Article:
Explain what the terminal velocity of an object is.

The terminal velocity of an object is the highest velocity it can reach when falling through a defined medium, usually air in practice. This constant velocity is achieved when the net force applied to the object is zero, this means that the resistance is equal to the force being applied by gravity. To put this into a real life example, if you were to throw a ball off a helicopter it would accelerate at a decreasing rate until it reached a speed so high that the air resistance it was experiencing was equal to the force that gravity applied to it. Applying Newton's 1st and 2nd laws, we can work out that this means it will continue at an unchanged velocity until its hits the ground.There are multiple factors which affect an objects terminal velocity. These include its weight and aerodynamics. The terminal velocity will also be different in different fluids. For example any object will have a lower terminal velocity in water than in air due to its higher density.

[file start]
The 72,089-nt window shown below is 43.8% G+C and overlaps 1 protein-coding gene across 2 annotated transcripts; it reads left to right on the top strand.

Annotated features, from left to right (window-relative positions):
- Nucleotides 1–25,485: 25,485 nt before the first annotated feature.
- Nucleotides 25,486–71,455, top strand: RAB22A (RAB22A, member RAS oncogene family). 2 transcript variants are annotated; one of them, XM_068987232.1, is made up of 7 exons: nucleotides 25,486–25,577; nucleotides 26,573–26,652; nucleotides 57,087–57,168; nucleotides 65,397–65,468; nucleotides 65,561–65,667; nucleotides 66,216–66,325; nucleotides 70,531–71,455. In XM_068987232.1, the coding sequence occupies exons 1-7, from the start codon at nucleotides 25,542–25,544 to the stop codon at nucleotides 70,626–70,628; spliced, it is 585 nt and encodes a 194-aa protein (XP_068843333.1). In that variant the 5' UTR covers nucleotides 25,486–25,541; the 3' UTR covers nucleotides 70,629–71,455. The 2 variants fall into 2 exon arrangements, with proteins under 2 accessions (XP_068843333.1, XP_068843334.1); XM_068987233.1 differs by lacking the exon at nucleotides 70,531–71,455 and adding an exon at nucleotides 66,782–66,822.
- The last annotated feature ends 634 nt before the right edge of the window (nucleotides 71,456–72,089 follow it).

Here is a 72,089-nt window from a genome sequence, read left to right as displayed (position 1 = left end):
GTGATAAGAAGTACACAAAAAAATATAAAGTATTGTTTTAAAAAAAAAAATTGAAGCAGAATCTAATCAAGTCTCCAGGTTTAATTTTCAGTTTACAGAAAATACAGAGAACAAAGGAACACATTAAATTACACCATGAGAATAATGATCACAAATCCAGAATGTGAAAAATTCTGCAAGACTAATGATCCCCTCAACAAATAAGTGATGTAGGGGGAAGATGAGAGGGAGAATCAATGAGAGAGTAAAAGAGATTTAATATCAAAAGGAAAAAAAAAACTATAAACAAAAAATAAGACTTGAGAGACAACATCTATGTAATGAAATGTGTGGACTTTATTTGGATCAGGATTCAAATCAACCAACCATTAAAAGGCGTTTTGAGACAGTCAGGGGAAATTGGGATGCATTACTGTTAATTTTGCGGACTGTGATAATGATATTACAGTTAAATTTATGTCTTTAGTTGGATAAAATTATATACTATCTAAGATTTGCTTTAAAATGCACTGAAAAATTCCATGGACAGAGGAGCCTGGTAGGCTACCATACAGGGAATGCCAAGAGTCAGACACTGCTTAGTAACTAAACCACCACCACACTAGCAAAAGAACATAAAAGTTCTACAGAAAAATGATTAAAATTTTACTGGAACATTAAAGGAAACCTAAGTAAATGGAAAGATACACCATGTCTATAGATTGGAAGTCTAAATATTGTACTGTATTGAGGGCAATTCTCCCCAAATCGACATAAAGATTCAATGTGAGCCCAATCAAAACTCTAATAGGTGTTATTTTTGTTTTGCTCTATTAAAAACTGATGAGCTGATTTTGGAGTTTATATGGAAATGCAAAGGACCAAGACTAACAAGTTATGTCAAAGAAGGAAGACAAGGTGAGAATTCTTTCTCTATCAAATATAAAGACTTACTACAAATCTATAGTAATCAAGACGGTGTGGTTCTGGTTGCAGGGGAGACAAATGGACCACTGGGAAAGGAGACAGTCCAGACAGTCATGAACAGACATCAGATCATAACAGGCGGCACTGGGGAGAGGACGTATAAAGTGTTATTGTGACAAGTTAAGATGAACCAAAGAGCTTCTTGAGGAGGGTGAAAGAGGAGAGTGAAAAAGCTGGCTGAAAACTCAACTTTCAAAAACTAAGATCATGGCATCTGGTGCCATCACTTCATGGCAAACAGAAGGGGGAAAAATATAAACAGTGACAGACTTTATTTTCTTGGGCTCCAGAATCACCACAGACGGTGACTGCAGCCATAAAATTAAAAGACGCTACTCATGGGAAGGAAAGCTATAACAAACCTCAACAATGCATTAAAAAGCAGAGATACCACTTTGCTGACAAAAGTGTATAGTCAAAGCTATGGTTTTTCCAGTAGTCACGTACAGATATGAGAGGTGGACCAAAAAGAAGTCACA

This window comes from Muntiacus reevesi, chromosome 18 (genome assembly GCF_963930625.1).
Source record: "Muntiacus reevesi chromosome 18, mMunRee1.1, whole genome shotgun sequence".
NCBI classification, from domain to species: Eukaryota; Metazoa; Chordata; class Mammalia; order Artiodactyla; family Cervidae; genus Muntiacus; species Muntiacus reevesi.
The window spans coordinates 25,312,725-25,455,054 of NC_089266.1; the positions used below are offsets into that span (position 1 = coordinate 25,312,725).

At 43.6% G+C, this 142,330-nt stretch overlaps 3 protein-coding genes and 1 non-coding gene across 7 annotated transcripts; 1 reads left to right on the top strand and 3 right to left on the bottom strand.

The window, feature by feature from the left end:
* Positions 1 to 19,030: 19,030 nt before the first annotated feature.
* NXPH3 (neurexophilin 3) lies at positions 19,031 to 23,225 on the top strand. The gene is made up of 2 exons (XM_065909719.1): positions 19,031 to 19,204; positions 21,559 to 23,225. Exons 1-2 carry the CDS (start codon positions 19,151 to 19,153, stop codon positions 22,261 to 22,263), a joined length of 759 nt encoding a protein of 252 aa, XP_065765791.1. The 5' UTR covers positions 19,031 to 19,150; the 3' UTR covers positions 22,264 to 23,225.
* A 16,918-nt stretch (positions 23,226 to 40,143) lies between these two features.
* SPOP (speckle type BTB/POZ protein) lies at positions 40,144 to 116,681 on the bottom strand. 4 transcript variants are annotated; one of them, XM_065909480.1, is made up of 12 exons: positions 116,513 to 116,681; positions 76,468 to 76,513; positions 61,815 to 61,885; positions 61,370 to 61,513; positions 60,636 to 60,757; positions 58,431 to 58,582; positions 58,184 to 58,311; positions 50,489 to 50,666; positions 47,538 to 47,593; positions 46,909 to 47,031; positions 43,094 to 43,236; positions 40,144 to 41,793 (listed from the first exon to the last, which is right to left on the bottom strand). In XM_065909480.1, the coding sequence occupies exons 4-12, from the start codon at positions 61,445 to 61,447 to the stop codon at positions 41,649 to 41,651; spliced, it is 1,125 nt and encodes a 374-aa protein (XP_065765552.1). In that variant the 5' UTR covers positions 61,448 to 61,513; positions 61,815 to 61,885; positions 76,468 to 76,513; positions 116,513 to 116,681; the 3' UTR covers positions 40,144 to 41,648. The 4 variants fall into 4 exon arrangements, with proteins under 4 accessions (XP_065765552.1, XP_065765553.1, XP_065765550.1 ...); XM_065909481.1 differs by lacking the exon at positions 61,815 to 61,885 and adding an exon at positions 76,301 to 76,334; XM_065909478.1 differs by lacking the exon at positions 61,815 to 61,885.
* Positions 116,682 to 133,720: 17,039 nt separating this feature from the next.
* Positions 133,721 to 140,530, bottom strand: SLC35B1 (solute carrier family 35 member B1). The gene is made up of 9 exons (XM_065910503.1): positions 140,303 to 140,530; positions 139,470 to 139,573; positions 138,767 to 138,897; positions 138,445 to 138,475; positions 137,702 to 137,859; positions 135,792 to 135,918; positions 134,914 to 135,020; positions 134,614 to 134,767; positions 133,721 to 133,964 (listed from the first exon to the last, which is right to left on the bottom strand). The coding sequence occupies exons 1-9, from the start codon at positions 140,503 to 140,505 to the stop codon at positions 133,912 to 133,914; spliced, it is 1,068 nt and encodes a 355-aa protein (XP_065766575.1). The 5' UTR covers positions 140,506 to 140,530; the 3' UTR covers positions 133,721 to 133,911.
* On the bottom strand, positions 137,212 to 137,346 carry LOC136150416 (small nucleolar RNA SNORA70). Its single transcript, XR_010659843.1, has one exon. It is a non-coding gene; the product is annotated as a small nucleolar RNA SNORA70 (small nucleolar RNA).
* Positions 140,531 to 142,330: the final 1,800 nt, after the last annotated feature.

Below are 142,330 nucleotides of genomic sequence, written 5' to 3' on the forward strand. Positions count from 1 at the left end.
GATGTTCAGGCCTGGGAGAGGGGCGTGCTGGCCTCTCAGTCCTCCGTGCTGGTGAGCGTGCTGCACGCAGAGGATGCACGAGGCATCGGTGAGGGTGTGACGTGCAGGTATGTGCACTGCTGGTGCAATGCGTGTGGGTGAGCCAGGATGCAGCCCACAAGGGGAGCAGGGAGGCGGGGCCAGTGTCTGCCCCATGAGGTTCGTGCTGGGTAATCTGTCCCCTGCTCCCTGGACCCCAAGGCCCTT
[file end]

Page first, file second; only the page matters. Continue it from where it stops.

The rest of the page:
Answered by Thomas N. Physics tutor


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